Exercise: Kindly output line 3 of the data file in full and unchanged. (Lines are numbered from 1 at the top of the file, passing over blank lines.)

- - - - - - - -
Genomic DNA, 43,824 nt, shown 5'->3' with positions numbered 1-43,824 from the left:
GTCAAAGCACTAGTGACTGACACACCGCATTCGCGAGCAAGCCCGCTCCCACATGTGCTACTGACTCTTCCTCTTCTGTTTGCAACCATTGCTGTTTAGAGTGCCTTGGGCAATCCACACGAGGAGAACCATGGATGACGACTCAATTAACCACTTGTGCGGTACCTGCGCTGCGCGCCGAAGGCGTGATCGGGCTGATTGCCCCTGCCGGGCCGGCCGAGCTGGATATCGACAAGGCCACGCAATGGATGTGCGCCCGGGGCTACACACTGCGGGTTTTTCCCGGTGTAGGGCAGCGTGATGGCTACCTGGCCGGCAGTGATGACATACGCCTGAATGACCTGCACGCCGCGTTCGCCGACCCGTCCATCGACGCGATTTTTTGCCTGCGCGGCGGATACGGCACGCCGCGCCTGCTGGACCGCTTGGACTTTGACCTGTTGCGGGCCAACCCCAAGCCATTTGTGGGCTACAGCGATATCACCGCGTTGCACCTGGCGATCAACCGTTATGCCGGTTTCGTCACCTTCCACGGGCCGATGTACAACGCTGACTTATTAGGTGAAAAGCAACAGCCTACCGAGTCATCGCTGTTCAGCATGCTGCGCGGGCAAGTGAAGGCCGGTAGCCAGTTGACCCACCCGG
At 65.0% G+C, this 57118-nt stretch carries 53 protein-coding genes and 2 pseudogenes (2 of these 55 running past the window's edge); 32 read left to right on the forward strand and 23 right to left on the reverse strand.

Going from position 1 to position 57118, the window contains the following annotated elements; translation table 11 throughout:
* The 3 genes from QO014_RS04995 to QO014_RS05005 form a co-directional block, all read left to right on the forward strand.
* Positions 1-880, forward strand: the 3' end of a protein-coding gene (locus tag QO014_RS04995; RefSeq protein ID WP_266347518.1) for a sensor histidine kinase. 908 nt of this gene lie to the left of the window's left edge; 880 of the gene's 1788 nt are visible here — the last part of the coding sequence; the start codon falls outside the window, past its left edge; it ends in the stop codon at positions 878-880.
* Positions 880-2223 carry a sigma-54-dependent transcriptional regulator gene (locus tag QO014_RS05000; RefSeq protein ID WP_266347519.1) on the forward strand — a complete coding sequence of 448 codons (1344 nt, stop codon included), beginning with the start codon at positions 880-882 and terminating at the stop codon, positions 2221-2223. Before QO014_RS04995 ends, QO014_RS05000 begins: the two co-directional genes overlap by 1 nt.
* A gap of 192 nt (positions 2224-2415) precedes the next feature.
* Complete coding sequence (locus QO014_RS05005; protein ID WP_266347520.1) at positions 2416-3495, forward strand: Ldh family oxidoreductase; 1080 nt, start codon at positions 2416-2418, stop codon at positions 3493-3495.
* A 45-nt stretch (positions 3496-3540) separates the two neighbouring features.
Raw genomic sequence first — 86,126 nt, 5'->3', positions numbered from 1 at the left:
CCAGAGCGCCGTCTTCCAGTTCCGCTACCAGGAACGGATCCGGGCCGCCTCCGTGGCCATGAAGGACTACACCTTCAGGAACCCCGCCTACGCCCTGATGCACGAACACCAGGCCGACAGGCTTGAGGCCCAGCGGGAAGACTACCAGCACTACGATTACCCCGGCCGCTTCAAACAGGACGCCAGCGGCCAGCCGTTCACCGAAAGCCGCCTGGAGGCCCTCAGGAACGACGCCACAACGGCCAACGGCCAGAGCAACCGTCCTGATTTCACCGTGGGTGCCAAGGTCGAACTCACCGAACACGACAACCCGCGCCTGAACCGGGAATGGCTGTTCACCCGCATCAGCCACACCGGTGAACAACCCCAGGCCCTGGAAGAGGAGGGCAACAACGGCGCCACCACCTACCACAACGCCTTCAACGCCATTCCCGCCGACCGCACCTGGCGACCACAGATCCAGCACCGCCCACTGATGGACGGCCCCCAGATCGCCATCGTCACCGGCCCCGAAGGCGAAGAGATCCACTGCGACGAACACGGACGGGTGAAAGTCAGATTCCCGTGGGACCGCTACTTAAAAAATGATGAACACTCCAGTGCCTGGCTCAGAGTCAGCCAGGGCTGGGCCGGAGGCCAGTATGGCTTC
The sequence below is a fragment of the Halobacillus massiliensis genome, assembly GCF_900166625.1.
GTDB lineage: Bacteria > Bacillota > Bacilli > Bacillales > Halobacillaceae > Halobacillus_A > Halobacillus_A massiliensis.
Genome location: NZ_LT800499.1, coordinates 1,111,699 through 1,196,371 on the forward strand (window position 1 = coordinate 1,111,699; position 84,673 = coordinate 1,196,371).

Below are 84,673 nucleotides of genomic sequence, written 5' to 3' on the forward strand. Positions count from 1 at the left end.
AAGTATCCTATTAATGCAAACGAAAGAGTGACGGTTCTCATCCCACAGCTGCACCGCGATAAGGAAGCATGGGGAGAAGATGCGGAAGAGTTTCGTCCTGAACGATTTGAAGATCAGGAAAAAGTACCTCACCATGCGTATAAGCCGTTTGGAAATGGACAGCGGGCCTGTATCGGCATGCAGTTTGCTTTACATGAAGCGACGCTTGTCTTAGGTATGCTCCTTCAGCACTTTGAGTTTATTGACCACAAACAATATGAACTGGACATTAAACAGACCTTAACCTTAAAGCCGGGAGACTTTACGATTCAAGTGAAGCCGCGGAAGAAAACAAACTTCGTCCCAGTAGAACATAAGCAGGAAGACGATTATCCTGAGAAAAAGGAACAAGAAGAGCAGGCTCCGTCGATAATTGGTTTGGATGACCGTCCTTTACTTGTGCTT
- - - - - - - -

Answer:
At 65.0% G+C, this 57118-nt stretch carries 53 protein-coding genes and 2 pseudogenes (2 of these 55 running past the window's edge); 32 read left to right on the forward strand and 23 right to left on the reverse strand.